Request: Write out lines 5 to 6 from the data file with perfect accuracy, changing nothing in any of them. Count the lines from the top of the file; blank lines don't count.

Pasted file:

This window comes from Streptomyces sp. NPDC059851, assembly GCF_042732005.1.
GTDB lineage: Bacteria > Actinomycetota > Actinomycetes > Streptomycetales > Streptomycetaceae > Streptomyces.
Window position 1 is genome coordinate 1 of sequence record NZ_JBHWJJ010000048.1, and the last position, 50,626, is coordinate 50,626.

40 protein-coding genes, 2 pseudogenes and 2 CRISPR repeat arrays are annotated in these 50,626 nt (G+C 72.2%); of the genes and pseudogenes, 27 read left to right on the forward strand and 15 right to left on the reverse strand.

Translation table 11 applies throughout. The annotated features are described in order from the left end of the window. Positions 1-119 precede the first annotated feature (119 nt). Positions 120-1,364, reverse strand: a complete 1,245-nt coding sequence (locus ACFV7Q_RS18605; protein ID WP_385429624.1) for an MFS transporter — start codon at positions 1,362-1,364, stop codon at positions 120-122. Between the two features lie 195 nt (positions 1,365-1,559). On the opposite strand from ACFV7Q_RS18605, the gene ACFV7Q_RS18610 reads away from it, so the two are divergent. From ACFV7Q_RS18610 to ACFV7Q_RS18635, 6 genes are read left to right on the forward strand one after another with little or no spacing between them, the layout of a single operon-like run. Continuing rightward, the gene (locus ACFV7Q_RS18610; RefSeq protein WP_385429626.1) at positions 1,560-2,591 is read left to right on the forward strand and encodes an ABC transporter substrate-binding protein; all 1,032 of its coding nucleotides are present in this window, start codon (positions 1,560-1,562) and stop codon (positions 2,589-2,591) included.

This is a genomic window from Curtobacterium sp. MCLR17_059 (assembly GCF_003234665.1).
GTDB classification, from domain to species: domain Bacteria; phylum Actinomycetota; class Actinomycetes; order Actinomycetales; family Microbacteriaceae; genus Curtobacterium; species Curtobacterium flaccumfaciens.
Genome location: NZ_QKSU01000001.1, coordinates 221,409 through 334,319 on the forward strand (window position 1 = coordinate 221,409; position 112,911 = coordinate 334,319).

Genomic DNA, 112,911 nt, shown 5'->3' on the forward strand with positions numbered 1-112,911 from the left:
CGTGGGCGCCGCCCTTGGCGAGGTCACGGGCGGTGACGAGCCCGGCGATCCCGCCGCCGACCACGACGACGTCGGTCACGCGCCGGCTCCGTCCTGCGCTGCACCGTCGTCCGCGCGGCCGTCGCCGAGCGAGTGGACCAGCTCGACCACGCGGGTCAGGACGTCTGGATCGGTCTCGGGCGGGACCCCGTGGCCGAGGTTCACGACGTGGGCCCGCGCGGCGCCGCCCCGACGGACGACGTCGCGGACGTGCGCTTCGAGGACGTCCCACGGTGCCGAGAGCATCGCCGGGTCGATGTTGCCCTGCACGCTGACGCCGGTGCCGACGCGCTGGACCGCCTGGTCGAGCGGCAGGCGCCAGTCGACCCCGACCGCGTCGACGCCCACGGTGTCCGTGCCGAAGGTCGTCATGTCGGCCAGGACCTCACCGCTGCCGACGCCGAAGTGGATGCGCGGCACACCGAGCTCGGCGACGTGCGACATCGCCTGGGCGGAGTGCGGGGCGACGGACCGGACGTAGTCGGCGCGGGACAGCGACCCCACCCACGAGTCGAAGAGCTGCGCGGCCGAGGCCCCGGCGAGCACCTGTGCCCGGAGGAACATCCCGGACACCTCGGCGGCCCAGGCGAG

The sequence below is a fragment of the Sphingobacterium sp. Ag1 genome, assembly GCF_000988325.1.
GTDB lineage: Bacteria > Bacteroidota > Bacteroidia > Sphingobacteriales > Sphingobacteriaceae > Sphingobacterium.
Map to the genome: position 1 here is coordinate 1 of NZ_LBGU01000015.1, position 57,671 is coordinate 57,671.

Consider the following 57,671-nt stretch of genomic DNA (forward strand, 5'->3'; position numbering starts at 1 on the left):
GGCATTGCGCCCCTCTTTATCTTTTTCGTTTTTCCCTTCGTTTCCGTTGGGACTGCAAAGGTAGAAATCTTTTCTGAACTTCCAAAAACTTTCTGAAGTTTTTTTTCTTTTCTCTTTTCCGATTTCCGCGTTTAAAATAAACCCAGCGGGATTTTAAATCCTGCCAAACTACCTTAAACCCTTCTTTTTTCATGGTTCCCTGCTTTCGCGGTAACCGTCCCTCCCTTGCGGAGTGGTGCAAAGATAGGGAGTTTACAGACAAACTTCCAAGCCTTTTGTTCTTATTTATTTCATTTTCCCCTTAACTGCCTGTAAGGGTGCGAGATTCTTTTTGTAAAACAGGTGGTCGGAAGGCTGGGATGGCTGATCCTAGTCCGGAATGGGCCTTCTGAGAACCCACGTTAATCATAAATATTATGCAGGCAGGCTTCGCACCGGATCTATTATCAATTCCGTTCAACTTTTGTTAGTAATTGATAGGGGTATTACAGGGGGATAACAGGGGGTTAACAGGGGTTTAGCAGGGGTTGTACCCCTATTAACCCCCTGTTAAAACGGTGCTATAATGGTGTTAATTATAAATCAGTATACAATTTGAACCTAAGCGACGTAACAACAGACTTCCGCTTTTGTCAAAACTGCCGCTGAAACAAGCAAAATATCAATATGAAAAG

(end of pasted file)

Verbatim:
Translation table 11 applies throughout. The annotated features are described in order from the left end of the window. Positions 1-119 precede the first annotated feature (119 nt). Positions 120-1,364, reverse strand: a complete 1,245-nt coding sequence (locus ACFV7Q_RS18605; protein ID WP_385429624.1) for an MFS transporter — start codon at positions 1,362-1,364, stop codon at positions 120-122. Between the two features lie 195 nt (positions 1,365-1,559). On the opposite strand from ACFV7Q_RS18605, the gene ACFV7Q_RS18610 reads away from it, so the two are divergent. From ACFV7Q_RS18610 to ACFV7Q_RS18635, 6 genes are read left to right on the forward strand one after another with little or no spacing between them, the layout of a single operon-like run. Continuing rightward, the gene (locus ACFV7Q_RS18610; RefSeq protein WP_385429626.1) at positions 1,560-2,591 is read left to right on the forward strand and encodes an ABC transporter substrate-binding protein; all 1,032 of its coding nucleotides are present in this window, start codon (positions 1,560-1,562) and stop codon (positions 2,589-2,591) included.

This is a genomic window from Curtobacterium sp. MCLR17_059 (assembly GCF_003234665.1).